Recent discoveries of mcr and mcr-like genes in genomes from diverse archaeal lineages suggest that methane metabolism is an ancient pathway with a complicated evolutionary history. One conventional view is that methanogenesis is an ancestral metabolism of the class Thermoplasmata. Through comparative genomic analysis of 12 Thermoplasmata metagenome-assembled genomes (MAGs) basal to the Methanomassiliicoccales, we show that these microorganisms do not encode the genes required for methanogenesis. Further analysis of 770 Ca. Thermoplasmatota genomes/MAGs found no evidence of mcrA homologues outside of the Methanomassiliicoccales. Together, these results suggest that methanogenesis was laterally acquired by an ancestor of the Methanomassiliicoccales. The 12 analysed MAGs include representatives from four orders basal to the Methanomassiliicoccales, including a high-quality MAG that likely represents a new order, Ca. Lunaplasma lacustris ord. nov. sp. nov. These MAGs are predicted to use diverse energy conservation pathways, including heterotrophy, sulfur and hydrogen metabolism, denitrification, and fermentation. Two lineages are widespread among anoxic, sedimentary environments, whereas Ca. Lunaplasma lacustris has thus far only been detected in alpine caves and subarctic lake sediments. These findings advance our understanding of the metabolic potential, ecology, and global distribution of the Thermoplasmata and provide insight into the evolutionary history of methanogenesis within the Ca. Thermoplasmatota.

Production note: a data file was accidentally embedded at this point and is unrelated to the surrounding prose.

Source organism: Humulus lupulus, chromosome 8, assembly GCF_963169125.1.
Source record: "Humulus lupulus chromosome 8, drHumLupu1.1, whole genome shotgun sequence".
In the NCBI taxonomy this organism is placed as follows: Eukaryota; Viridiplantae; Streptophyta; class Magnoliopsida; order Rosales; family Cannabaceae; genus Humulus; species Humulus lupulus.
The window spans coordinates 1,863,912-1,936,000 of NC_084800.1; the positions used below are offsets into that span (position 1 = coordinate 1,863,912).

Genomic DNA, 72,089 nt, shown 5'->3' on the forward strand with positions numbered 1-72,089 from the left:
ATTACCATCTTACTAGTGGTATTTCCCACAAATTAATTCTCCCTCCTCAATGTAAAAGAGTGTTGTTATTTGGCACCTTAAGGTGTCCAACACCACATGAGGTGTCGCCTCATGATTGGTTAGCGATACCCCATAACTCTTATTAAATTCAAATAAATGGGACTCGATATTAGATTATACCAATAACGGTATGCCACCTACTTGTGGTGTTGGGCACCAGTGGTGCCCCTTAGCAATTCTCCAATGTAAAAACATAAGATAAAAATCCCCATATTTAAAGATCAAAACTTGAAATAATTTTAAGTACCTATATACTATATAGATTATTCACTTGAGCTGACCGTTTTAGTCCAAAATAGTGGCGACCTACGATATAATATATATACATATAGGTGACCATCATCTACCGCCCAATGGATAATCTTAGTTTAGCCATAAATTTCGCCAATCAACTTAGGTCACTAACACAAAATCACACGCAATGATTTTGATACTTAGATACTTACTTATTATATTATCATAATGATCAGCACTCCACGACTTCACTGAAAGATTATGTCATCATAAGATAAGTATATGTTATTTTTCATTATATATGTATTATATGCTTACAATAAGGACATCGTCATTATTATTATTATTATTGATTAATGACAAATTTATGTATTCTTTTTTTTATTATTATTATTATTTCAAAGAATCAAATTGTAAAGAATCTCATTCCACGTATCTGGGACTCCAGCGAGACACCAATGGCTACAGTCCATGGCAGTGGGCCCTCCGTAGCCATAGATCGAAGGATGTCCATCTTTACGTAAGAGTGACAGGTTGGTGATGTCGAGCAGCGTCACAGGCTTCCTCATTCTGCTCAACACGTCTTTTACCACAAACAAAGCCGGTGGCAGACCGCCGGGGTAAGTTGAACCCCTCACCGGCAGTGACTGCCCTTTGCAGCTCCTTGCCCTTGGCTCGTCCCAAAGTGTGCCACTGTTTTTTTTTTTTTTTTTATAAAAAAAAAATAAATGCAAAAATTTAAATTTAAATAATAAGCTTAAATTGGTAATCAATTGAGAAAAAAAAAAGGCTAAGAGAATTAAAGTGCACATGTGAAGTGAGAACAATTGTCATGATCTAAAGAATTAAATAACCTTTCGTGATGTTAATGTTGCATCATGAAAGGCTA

ASJC Scopus subject areas
- Ecology, Evolution, Behavior and Systematics